“My art is a conceptual and visual exploration of the intersection of science, technology, and social justice issues defining the age in which we live. Engaged with the political implications of environmental issues, my recent work maps vulnerable marginalized communities suffering the greatest consequences of natural disasters." – Soledad Salamé
Soledad Salamé was born in Santiago, Chile in 1954. She currently lives and works in Baltimore, Maryland.
After earning a BA at Santiago College in Chile (1972), Salamé completed her advanced studies at the Cegra, Centro de Enseñanza Grafica, Conac in Caracas, Venezuela (1979). From 1973 to 1983 Salamé lived in Venezuela. During this time she was exposed to the rainforest, a pivotal experience in her artistic development that continues to be a source of inspiration. The artist moved to Washington, DC in 1983 before establishing a vibrant print, painting, and new media studio in Baltimore, MD. As an interdisciplinary artist, Salamé creates work that originates from extensive investigation into specific environmental and human rights topics. In the pursuit of new ideas, she has conducted intensive field research in the Americas and Antarctica. Her recent work includes an examination of migration resulting from climate change, exacerbated by social political impact.
Soledad Salamé’s work is represented in private and public collections throughout the world, including those of the Deutsche Bank in New York, NY; National Gallery of Art in Washington, DC; National Museum of Women in the Arts in Washington, DC; The Baltimore Museum of Art in Baltimore, MD; the University of Essex, UK; amongst numerous others. Noteworthy exhibitions have be presented by the Contemporary Museum, Baltimore, MD; Museum of Fine Arts, Santiago, Chile; Katonah Museum of Art, Westchester, NY; The Museum of the Americas, Washington, DC; El Museo del Barrio, New York, NY; Milwaukee Museum of Art, WI; Denver Museum of Art, CO; Phoenix Museum of Art, AZ; Miami Art Museum, FL; the National Museum of Women in The Arts, Washington, DC; Transart Foundation for Art and Anthropology, Houston, TX; and the Museum of Goa, India.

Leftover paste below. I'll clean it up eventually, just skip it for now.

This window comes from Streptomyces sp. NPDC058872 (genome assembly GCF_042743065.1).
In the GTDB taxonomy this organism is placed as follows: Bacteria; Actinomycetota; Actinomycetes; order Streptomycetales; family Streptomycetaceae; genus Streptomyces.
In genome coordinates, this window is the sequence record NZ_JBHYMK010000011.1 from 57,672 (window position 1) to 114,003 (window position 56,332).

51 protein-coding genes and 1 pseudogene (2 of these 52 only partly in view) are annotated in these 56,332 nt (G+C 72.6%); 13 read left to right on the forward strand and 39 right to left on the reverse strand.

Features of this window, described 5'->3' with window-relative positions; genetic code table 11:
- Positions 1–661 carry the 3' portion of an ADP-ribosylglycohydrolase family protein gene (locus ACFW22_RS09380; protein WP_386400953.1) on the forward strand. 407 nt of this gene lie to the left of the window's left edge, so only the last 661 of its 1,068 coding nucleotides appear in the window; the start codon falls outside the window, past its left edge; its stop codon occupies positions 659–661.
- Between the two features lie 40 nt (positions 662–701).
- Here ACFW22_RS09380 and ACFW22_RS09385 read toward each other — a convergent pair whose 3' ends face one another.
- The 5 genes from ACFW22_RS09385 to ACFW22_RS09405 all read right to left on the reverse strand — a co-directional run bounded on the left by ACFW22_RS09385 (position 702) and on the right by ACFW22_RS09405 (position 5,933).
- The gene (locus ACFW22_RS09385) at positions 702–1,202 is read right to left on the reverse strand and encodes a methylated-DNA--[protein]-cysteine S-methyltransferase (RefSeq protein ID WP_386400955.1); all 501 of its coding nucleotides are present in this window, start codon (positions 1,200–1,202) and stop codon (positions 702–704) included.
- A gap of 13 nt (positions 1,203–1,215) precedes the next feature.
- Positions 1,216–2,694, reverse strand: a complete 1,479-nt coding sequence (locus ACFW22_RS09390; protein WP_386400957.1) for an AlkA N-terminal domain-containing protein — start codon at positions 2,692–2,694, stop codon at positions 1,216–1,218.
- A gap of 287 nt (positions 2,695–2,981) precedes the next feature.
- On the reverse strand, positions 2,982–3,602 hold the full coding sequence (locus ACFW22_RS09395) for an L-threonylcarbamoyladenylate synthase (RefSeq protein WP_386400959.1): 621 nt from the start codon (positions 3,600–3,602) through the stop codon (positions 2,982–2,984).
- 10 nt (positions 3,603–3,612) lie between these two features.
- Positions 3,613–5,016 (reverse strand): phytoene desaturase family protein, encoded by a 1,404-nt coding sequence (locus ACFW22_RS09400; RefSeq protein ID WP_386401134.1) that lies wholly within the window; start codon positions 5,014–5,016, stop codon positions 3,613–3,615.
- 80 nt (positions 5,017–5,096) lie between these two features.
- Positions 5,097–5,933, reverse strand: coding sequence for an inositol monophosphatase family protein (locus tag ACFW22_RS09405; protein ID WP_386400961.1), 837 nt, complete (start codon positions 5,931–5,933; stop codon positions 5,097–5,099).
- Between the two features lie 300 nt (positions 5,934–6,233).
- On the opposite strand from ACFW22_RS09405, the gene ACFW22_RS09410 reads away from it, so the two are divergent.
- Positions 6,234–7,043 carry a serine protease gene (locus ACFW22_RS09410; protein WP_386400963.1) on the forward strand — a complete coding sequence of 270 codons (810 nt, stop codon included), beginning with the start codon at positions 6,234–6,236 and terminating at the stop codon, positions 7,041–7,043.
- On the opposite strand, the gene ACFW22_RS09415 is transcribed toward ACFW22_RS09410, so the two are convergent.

Major projects include: We The Migrants: Fleeing/Flooding, 2019; The Women’s March, 2017; Are you listening?, 2016; Alma, Atacama Large Millimeter Array, 2014; Territories, 2013-14; Barcodes: Merging Identity and Technology, 2012; Where Do you Live? 3000 Miles of Maryland Coast, 2009; Aguas Vivas and the Labyrinth of Solitude, 2001.
Salamé’s work is included in myriad publications notably, The Contemporary Museum: 20 years, by Irene Hoffman (2011); The St. James Guide to Hispanic Artists, by Thomas Riggs (2002); Latin American Women Artists of the United States, by Robert Henkes (1999); and Latin American Art in the Twentieth Century, by Edward J. Sullivan (1996). She has additionally been the subject of writing by celebrated art historians such as Jennie Hirsh, Ksenia Nouril, Michael Salcman, Sarah Tanguy, Lydia Bendersky, Laura Roulet, Clayton C. Kirking, Irene Hofmann, Milan Ivelic, Liz Christensen, Geraldine P. Biller, Belgica Rodriguez, Mitchell Snow, and Edward J. Sullivan.